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Are Data Visualizations Trustworthy? Check the Data.
It’s easier than ever to make your own data visualizations these days. Countless new charts are being posted to the internet every day, made with a growing number of tools and openly available data sets.
However, for every well-researched map, there are even more incorrect graphics. The data viz boom has created all sorts of pitfalls, from intentionally misleading axes to lazily filtered statistics. And it’s not always easy to tell when you’re being duped.
Fortunately, it’s also easier than ever to act on your suspicions. No, you can’t always Tweet the creator of a graph and ask to see their work. But what you can do is access an openly available data set, make our own visualization, and then compare two different graphs.
Ultimately, the presence of open data gives the users a fighting chance against not just the media giants, but also the sheer amount of incorrect information on the Web. The opportunity is there for anyone to take a publicly accessible dataset, like Census data listed on a geographic data visualization, and make their own chart. What exactly do I mean? Let’s take a closer look.
Our story begins November 11, 2014, when the Washington Post (yes, that Washington Post) decided to run a map detailing gender breakdowns by state:
This map is problematic. Here are two of the more obvious issues:
- Ambiguous Numbers. What do those figures for North Dakota and Rhode Island represent? Based on the colors, you’d probably say they stand for % of men and women, respectively, and you’d be correct. But given the juxtaposition, those percentages look like two parts of a whole. So it’s rather confusing that they don’t add up to 100%. Also, it doesn’t help that they only decided to tell us percentages for only two states.
- Misleading Scale. All pink states are the same color, regardless of whether the state is 55% female or 75% female.
Note that we haven’t even yet considered whether the data is accurate. But we can act on our suspicions with open data, and that’s exactly what one user in Reddit’s Data is Beautiful community did.
WaPo listed their source as the 2013 Census, so /u/onejoey was able to download the relevant dataset and make his own map. Using the source data, he was also able to identify factual issues that accompanied the map in the Post’s paper. He talks about his experiences in his post on the issue.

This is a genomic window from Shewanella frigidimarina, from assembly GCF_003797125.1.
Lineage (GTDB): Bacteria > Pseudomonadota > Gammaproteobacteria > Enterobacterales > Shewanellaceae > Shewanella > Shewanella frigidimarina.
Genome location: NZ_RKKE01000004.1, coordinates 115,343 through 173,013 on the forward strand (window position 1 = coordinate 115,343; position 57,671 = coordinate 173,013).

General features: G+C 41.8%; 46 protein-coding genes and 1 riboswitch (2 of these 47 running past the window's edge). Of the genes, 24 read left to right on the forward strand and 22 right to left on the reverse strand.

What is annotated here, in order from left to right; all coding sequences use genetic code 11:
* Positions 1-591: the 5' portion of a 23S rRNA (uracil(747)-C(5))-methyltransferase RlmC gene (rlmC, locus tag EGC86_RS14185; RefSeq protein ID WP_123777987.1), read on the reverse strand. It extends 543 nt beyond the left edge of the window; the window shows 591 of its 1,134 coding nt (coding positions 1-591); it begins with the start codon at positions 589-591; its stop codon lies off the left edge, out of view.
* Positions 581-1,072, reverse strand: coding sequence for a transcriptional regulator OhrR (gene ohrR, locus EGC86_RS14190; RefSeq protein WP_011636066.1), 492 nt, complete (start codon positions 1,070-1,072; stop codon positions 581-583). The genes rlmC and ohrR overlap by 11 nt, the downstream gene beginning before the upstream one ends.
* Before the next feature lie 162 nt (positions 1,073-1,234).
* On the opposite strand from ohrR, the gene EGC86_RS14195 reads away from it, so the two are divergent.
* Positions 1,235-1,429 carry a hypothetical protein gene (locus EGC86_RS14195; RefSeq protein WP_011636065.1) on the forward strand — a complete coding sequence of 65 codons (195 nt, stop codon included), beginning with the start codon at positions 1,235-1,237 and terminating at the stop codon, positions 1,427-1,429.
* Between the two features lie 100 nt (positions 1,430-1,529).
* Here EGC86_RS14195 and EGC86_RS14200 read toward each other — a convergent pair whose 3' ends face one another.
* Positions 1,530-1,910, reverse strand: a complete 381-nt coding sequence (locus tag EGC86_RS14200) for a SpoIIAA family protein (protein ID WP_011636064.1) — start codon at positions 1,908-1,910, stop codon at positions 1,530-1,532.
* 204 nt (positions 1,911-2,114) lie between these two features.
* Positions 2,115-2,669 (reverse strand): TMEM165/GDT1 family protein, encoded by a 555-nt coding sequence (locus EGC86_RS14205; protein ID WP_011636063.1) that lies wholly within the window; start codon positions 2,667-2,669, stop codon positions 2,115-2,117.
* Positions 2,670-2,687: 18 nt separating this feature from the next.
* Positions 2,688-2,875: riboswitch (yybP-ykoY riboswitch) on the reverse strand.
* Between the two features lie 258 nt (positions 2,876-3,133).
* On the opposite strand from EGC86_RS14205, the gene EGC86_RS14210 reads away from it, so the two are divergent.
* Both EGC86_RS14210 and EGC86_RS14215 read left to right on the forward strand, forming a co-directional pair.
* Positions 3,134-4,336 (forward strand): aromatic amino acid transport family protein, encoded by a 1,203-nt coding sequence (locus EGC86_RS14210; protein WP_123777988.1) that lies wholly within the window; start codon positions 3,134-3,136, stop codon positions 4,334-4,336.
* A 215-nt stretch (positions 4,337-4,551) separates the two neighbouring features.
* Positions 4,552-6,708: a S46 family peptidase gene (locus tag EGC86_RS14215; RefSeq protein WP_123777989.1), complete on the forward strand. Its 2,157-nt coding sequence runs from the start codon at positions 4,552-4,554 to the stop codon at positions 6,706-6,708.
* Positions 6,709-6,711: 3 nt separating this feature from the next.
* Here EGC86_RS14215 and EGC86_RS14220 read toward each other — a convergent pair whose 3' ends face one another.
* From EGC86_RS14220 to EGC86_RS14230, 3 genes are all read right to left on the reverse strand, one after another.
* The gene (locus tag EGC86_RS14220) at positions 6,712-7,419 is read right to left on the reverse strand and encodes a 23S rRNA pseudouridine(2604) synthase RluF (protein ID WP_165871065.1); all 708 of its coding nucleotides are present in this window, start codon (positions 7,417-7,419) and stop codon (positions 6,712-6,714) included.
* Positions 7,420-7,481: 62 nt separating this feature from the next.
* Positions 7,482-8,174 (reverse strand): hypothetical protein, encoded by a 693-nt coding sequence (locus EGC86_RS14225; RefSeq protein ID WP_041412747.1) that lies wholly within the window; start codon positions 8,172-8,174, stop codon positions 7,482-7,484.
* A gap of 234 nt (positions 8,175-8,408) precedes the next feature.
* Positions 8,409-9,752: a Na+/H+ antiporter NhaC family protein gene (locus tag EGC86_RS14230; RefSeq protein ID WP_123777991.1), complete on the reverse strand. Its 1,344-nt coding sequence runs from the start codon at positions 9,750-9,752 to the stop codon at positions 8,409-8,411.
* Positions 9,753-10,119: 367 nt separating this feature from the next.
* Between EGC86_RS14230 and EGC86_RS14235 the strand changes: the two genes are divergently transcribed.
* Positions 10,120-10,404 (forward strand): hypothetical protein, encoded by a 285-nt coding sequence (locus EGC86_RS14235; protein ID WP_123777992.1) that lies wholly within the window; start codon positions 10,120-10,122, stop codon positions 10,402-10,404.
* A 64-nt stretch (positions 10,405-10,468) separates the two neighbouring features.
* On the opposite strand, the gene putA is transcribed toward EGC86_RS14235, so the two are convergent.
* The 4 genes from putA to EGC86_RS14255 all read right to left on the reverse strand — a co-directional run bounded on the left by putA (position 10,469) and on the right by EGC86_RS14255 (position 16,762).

Onejoey was able to clean up the Census Data and publish an accurate version of WaPo’s map. He shared it to the Data is Beautiful subreddit, and it became the 20th highest rated submission on a community of 3.5 million users. WaPo soon took notice, and (eventually) updated their map to the accurate version.
Below is the new and improved graphic. Much better, right?
Right away, I noticed this map answers many questions we didn’t even think to ask originally. The numbers for many states were off in the original map, not just Alaska. Onejoey also points out the accompanying article erroneously lists Oklahoma and Maine as among the Top 5 Female-Dominated States.
In addition, all of the values were right around 50%, and this map shades them accordingly. The original map’s information wasn’t terribly useful, since all the male and female states used solid colors. Further, the map uses one consistent metric–percentage of women–and lists them on all the states accordingly.
Most importantly, Onejoey included the source link to the dataset so that others in the community were able to access the dataset he used and create alternate maps just like he did to WaPo. Below is an example where one user broke it down by county:
Community collaboration on data science, be it cleaning up a clunky CSV or fixing a faulty map, benefits the entire community and presents more refined and professional products to the rest of the Internet. Not only that, the openly accessible dataset allowed Onejoey to confirm his suspicions about the map’s accuracy. If it weren’t possible to access the exact same dataset that WaPo did, his map wouldnt exist and we’d never see how cool it is.
Here’s snapshot of a relevant comment from /u/from_dust, in this same WaPo thread, that sums up exactly what I mean:
Not all datasets are trustworthy, but before the availability of open data, we were next to powerless to do anything about it. Thanks to the rise of publicly available information, the average Joe, an individual dataviz geek, and the New York Times are on an even playing field–and this benefits all lovers of data.